In the ancient world, there were many who believed that death was simply the end of life completely, while others believed in a nebulous and insubstantial existence in the underworld. The notion of a physical, embodied resurrection was considered foolishness by the educated and elite within the Greco-Roman world. However, for early Christians the physical resurrection of Jesus was the cornerstone of their entire belief system. As Paul argues in today's reading, "if Christ has not been raised, then our faith is futile and we are still in our sins!" The resurrection is proof that Christ's death was, in fact, God's victory over the power of sin and death. If Christ has not been raised then he is still dead, which means there is no victory!
After Paul has established the essential character of Jesus' resurrection, he goes on to discuss the future resurrection of dead. If Christ has been raised, then we can be assured that we will one day share in his resurrection; we will one day enjoy a renewed physical existence with God for all eternity. The language that Paul uses to describe this new physical reality is somewhat vague; however, it is important to remember that Paul is attempting to describe a future reality, the reality of God's new creation. No one has any first hand knowledge of this reality, so we can only speak in general terms. Paul's major point is that in this present world we experience sin and brokenness; consequently, our bodies are perishable and subject to decay. However, in the age to come where sin, death, and human brokenness are no more, we will experience a physicality that is imperishable. This is difficult for us to fully comprehend!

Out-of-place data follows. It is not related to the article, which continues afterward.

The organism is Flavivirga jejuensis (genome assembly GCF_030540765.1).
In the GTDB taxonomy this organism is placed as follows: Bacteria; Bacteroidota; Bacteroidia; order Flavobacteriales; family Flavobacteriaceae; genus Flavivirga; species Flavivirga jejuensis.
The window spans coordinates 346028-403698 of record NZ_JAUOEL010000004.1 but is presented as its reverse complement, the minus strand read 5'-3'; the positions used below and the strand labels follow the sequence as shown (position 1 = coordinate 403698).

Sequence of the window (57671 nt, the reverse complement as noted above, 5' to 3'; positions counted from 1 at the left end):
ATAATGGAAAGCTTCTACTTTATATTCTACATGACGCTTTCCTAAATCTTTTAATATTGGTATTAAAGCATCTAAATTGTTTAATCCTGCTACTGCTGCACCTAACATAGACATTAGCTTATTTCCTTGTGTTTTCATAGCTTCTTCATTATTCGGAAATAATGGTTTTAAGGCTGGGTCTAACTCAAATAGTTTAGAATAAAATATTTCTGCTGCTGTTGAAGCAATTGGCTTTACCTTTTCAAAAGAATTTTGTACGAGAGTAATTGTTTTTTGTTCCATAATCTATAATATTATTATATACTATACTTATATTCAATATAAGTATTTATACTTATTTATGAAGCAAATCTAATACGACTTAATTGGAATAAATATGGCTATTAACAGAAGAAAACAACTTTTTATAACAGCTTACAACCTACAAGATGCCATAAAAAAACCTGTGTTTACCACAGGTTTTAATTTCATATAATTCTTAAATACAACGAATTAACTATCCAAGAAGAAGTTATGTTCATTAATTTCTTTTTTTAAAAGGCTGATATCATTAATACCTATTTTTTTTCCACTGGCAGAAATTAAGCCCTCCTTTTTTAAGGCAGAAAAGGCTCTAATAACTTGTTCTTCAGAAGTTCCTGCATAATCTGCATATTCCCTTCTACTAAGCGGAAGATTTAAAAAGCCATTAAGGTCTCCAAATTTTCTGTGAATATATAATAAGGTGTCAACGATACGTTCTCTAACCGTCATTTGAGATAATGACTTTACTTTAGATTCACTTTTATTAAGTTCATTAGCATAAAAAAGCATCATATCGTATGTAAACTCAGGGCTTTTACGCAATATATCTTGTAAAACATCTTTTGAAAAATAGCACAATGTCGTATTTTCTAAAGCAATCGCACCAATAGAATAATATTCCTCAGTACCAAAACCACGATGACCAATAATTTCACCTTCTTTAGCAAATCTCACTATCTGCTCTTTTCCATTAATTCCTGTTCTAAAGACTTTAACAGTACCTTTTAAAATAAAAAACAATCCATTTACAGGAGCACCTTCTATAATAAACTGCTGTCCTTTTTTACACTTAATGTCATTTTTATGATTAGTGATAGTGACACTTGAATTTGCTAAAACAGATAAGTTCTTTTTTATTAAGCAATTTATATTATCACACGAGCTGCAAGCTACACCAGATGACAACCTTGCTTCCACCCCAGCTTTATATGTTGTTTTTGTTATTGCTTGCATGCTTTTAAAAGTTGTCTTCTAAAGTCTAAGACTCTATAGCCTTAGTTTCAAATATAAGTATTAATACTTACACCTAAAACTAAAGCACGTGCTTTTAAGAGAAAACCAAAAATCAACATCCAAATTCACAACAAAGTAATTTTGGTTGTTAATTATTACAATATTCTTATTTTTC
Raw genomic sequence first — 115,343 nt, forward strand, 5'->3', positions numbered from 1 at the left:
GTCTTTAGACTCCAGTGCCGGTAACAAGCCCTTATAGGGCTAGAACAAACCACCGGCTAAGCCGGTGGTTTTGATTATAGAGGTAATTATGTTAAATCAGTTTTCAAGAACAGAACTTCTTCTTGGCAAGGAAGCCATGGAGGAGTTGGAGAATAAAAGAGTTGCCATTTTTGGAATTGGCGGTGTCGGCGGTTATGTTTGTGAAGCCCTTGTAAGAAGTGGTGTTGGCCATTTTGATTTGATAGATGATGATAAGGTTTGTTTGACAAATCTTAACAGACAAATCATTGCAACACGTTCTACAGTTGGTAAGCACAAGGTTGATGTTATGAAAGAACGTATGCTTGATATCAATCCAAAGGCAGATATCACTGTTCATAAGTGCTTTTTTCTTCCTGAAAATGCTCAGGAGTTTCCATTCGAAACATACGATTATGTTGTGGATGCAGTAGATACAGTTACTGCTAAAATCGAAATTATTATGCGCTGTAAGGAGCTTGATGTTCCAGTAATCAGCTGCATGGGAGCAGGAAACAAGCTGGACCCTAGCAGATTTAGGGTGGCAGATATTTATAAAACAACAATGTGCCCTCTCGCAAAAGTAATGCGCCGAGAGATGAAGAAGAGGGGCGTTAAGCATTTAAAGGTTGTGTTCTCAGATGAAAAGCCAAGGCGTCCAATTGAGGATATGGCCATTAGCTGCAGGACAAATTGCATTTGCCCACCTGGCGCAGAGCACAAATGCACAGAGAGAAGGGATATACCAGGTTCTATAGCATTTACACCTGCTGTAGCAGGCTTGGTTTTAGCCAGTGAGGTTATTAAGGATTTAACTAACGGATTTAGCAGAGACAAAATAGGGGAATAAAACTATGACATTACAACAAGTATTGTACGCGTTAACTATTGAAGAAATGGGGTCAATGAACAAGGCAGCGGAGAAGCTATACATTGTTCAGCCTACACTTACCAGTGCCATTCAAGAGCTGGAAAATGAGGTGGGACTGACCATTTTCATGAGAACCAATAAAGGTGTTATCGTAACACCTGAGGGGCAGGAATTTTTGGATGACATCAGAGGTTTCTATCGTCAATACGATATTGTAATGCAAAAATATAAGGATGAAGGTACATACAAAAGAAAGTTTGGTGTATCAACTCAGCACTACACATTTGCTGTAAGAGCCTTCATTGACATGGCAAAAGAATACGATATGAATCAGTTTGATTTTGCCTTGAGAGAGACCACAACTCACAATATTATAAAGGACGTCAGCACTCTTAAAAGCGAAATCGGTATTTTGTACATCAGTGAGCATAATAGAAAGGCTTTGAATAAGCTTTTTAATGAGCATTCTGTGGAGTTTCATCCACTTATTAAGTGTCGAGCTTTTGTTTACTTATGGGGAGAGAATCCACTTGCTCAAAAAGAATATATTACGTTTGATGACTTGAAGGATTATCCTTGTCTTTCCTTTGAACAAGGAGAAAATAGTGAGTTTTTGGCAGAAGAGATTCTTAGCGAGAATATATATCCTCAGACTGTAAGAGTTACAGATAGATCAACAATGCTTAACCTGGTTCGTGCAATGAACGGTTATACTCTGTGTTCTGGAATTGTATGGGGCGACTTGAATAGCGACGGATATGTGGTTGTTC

Early Creedal Statement?
The major Creeds of church (Nicene Creed and Apostles Creed) were not develop until several centuries after the death and resurrection of Jesus. However, we do find evidence that some of the basic beliefs about Jesus were already being codified within just a few decades after his death. For example, Paul says in today' reading, "I delivered to you as of first importance what I also received," which implies that this tradition preceded Paul's own ministry. In other words, this basic statement that Jesus died, was buried, and raised according to the scriptures may represent an early creedal statement, an early statement that described the essential beliefs about Jesus.